April 4, 2022--Due Process Institute wrote to House Judiciary Committee members to vote in favor of the Kenneth P. Thompson Begin Again Act (H.R. 1924), a bill designed to improve expungement opportunities and second chances. Currently, there is only one very limited expungement statute—18 U.S.C. § 3607(c)—which potentially allows a person to expunge a first-time charge of simple possession of a controlled substance under 21 U.S.C. § 844. Under this law, a first-time offender can seek prejudgment probation for up to a year and, if they comply with all probation conditions during that time, they may seek dismissal of the federal possession charge and therefore avoid conviction. Then, those under the age of 21 can seek expungement of records associated with the offense after successful completion of probation. Obviously, this age limitation in current federal law prevents many others who are facing first-time simple possession charges from expunging their records. The Begin Again Act (H.R. 1924 and S. 2502) would amend current law to remove the age cap and thus expand the availability of record expungement to any person charged with their first offense of simple possession who has successfully completed prejudgment probation regardless of their age.
You can read more on this issue in our recent blog post.
March 28, 2022--Due Process Institute led a bipartisan coalition calling on members of the House of Representatives to vote for the Prohibiting Punishment of Acquitted Conduct Act (H.R. 1621) and end the unjust practice of judges increasing sentences based on conduct for which a person has been acquitted (or found “not guilty”) by a jury.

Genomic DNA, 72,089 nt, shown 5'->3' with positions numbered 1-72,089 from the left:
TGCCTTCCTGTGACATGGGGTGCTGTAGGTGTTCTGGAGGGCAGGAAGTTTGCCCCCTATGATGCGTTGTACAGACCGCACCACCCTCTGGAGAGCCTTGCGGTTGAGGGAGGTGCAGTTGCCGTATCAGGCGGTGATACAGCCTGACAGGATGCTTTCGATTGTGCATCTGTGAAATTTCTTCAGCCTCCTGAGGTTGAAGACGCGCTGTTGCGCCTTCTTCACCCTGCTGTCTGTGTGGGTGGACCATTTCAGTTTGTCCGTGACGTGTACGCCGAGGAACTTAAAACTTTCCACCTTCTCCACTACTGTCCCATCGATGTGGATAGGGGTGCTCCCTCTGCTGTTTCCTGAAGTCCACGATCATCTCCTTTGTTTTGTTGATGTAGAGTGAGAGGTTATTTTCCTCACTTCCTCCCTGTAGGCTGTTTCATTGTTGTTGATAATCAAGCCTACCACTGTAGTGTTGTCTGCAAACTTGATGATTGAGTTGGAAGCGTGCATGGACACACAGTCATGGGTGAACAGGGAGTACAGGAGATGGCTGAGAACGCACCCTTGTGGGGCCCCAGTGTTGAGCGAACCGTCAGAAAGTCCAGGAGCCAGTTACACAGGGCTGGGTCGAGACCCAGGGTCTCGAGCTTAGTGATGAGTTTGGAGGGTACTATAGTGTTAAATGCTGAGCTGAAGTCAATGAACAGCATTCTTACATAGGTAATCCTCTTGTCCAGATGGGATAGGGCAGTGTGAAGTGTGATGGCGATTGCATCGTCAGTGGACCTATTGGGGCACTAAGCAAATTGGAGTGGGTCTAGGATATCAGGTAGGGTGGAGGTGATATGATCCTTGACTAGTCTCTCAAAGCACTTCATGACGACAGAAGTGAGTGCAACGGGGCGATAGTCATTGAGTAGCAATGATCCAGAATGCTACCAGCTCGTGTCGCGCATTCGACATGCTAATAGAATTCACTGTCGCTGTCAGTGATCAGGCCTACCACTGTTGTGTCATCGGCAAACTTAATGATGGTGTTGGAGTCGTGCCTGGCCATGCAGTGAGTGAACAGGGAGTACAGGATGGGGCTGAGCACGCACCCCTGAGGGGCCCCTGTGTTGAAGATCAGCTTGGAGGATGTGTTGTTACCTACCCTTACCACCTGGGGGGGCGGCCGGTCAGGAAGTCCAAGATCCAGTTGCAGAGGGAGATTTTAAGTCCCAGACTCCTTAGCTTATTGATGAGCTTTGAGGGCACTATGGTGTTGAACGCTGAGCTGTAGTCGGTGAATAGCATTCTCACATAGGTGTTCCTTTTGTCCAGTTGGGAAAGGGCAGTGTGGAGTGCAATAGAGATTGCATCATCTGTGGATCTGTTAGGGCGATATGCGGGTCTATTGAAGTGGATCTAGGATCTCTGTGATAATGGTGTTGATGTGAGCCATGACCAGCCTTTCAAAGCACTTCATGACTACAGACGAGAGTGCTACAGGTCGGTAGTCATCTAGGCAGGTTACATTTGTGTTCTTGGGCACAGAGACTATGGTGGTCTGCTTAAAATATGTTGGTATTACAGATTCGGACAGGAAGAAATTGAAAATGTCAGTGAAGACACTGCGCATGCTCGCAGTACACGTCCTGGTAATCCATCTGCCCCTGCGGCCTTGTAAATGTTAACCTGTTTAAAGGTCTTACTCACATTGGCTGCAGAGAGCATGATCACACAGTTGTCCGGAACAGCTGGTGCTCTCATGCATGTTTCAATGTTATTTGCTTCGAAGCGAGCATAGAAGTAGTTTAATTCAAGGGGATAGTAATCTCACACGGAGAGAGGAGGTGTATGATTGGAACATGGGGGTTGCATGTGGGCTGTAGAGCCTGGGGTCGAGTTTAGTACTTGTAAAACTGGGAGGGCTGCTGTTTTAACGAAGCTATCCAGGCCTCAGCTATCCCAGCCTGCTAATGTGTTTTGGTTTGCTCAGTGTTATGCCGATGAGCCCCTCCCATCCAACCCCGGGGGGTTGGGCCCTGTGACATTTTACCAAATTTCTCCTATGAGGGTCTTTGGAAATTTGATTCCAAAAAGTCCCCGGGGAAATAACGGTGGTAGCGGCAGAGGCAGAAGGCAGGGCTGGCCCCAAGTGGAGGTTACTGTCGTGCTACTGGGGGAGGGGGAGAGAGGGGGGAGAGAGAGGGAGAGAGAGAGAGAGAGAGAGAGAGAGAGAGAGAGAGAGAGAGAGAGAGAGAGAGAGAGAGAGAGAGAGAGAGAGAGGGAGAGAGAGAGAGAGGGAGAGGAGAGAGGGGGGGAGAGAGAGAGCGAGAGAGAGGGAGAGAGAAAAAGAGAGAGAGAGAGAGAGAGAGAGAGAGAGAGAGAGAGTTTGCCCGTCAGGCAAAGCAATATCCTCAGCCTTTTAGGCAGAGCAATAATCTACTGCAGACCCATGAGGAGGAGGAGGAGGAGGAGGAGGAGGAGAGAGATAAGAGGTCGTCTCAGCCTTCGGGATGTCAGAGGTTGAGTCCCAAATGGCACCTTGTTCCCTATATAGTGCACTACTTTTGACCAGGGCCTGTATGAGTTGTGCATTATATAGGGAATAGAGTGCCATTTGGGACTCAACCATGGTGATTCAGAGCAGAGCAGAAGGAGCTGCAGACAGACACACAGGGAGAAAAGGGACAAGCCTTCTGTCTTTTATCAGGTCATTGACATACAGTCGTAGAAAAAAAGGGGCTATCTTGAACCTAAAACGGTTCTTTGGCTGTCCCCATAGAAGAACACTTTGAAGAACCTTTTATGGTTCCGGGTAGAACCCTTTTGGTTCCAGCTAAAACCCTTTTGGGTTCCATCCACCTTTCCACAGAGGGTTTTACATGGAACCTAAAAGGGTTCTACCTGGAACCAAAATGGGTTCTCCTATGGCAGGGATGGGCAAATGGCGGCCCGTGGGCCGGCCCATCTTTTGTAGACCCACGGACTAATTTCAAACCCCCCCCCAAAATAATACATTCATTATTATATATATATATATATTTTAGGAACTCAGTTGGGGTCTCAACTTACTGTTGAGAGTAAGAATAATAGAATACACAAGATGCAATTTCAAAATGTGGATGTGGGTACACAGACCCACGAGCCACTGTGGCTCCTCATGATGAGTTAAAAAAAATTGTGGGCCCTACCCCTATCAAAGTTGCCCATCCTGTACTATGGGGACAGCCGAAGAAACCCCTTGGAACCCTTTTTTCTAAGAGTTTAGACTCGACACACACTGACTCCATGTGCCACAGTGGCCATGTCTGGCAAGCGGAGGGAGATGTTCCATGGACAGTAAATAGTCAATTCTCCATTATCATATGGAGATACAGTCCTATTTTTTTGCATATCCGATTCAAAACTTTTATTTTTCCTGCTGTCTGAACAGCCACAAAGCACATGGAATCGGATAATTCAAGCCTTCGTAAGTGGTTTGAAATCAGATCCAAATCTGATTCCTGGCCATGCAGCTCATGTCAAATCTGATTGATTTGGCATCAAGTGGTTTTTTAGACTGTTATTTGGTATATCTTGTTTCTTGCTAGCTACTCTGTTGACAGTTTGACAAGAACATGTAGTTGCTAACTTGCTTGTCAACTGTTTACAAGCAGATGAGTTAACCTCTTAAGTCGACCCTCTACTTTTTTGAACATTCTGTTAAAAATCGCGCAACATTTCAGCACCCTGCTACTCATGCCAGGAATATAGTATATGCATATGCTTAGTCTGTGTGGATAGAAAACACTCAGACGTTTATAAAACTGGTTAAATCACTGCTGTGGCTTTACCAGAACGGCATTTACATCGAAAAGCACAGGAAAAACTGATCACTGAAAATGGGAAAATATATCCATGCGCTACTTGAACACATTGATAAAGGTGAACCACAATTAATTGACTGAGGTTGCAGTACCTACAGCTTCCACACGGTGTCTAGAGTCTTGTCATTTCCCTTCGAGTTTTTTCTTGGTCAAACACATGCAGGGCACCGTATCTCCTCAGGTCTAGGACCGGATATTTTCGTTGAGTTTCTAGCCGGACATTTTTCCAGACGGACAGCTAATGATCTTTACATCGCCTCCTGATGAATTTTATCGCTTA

The Fifth and Sixth Amendment guarantees of due process and the right to trial by jury are fundamental to our criminal justice system. These guarantees require the government to prove a person’s guilt to a jury beyond a reasonable doubt unless a person voluntarily pleads guilty. Despite this, current federal law allows judges to override a jury’s “not guilty” verdict by sentencing someone for the very conduct he or she was acquitted of by the jury. Permitting this kind of “acquitted conduct sentencing” is unjust, undermines due process, and subverts the critical function of jury trials in our legal system. It also contributes significantly to the phenomenon of people pleading guilty to crimes they did not commit—something that everyone wishes to prevent in our system.
Not surprisingly, the practice of acquitted conduct sentencing has been roundly criticized by judges and scholars from all backgrounds and political beliefs for many decades. In his dissent from the denial of certiorari in Jones v. United States (2014), Justice Antonin Scalia wrote, “This has gone on long enough.” Scalia was joined in his dissent by Justice Ruth Bader Ginsburg.
You can also read more on our #JuriesDecide campaign to end acquitted conduct sentencing here.